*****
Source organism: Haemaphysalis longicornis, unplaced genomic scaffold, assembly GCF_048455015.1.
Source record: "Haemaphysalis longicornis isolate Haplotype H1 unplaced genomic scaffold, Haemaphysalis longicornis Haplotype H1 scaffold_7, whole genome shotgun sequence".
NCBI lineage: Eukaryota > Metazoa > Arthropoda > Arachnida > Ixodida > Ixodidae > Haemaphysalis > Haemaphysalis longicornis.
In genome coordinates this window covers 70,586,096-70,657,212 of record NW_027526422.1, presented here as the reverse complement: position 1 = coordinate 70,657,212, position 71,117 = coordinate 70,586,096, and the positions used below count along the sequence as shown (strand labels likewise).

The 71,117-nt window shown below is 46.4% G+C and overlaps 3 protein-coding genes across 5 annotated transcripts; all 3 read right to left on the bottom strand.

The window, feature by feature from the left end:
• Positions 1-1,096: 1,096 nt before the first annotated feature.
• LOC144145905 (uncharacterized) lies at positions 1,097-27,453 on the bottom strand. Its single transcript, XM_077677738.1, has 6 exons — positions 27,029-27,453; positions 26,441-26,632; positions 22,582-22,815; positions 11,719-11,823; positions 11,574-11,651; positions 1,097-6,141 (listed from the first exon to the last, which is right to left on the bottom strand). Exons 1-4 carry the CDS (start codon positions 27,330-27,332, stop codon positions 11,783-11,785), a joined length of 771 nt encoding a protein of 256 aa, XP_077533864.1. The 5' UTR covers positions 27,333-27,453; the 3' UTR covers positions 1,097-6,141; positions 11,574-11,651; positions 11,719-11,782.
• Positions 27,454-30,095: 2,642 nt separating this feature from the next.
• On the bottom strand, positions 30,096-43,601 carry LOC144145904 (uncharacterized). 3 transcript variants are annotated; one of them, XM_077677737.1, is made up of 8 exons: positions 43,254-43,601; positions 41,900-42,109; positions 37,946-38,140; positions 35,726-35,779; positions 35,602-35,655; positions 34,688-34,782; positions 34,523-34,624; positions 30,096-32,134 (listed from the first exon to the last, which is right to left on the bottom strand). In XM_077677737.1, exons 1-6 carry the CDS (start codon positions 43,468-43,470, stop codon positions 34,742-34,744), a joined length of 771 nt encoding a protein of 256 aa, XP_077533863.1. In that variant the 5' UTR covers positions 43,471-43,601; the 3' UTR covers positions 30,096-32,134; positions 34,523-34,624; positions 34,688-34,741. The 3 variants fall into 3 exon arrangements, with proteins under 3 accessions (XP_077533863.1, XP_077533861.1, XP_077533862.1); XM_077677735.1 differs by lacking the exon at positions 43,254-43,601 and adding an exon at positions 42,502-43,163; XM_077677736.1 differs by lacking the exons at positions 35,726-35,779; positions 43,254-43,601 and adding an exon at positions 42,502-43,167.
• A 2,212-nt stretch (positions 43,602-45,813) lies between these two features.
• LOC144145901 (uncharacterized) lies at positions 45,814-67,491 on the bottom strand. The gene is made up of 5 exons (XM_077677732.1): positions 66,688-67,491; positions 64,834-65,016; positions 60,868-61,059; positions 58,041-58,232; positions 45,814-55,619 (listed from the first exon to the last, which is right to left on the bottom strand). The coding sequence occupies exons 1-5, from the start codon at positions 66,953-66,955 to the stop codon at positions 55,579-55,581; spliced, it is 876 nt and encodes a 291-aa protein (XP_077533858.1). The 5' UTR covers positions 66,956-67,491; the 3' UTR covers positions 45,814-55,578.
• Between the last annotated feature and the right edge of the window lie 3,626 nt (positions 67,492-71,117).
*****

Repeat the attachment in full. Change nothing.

Source organism: Haemaphysalis longicornis, unplaced genomic scaffold, assembly GCF_048455015.1.
Source record: "Haemaphysalis longicornis isolate Haplotype H1 unplaced genomic scaffold, Haemaphysalis longicornis Haplotype H1 scaffold_7, whole genome shotgun sequence".
NCBI lineage: Eukaryota > Metazoa > Arthropoda > Arachnida > Ixodida > Ixodidae > Haemaphysalis > Haemaphysalis longicornis.
In genome coordinates this window covers 70,586,096-70,657,212 of record NW_027526422.1, presented here as the reverse complement: position 1 = coordinate 70,657,212, position 71,117 = coordinate 70,586,096, and the positions used below count along the sequence as shown (strand labels likewise).

The 71,117-nt window shown below is 46.4% G+C and overlaps 3 protein-coding genes across 5 annotated transcripts; all 3 read right to left on the bottom strand.

The window, feature by feature from the left end:
• Positions 1-1,096: 1,096 nt before the first annotated feature.
• LOC144145905 (uncharacterized) lies at positions 1,097-27,453 on the bottom strand. Its single transcript, XM_077677738.1, has 6 exons — positions 27,029-27,453; positions 26,441-26,632; positions 22,582-22,815; positions 11,719-11,823; positions 11,574-11,651; positions 1,097-6,141 (listed from the first exon to the last, which is right to left on the bottom strand). Exons 1-4 carry the CDS (start codon positions 27,330-27,332, stop codon positions 11,783-11,785), a joined length of 771 nt encoding a protein of 256 aa, XP_077533864.1. The 5' UTR covers positions 27,333-27,453; the 3' UTR covers positions 1,097-6,141; positions 11,574-11,651; positions 11,719-11,782.
• Positions 27,454-30,095: 2,642 nt separating this feature from the next.
• On the bottom strand, positions 30,096-43,601 carry LOC144145904 (uncharacterized). 3 transcript variants are annotated; one of them, XM_077677737.1, is made up of 8 exons: positions 43,254-43,601; positions 41,900-42,109; positions 37,946-38,140; positions 35,726-35,779; positions 35,602-35,655; positions 34,688-34,782; positions 34,523-34,624; positions 30,096-32,134 (listed from the first exon to the last, which is right to left on the bottom strand). In XM_077677737.1, exons 1-6 carry the CDS (start codon positions 43,468-43,470, stop codon positions 34,742-34,744), a joined length of 771 nt encoding a protein of 256 aa, XP_077533863.1. In that variant the 5' UTR covers positions 43,471-43,601; the 3' UTR covers positions 30,096-32,134; positions 34,523-34,624; positions 34,688-34,741. The 3 variants fall into 3 exon arrangements, with proteins under 3 accessions (XP_077533863.1, XP_077533861.1, XP_077533862.1); XM_077677735.1 differs by lacking the exon at positions 43,254-43,601 and adding an exon at positions 42,502-43,163; XM_077677736.1 differs by lacking the exons at positions 35,726-35,779; positions 43,254-43,601 and adding an exon at positions 42,502-43,167.
• A 2,212-nt stretch (positions 43,602-45,813) lies between these two features.
• LOC144145901 (uncharacterized) lies at positions 45,814-67,491 on the bottom strand. The gene is made up of 5 exons (XM_077677732.1): positions 66,688-67,491; positions 64,834-65,016; positions 60,868-61,059; positions 58,041-58,232; positions 45,814-55,619 (listed from the first exon to the last, which is right to left on the bottom strand). The coding sequence occupies exons 1-5, from the start codon at positions 66,953-66,955 to the stop codon at positions 55,579-55,581; spliced, it is 876 nt and encodes a 291-aa protein (XP_077533858.1). The 5' UTR covers positions 66,956-67,491; the 3' UTR covers positions 45,814-55,578.
• Between the last annotated feature and the right edge of the window lie 3,626 nt (positions 67,492-71,117).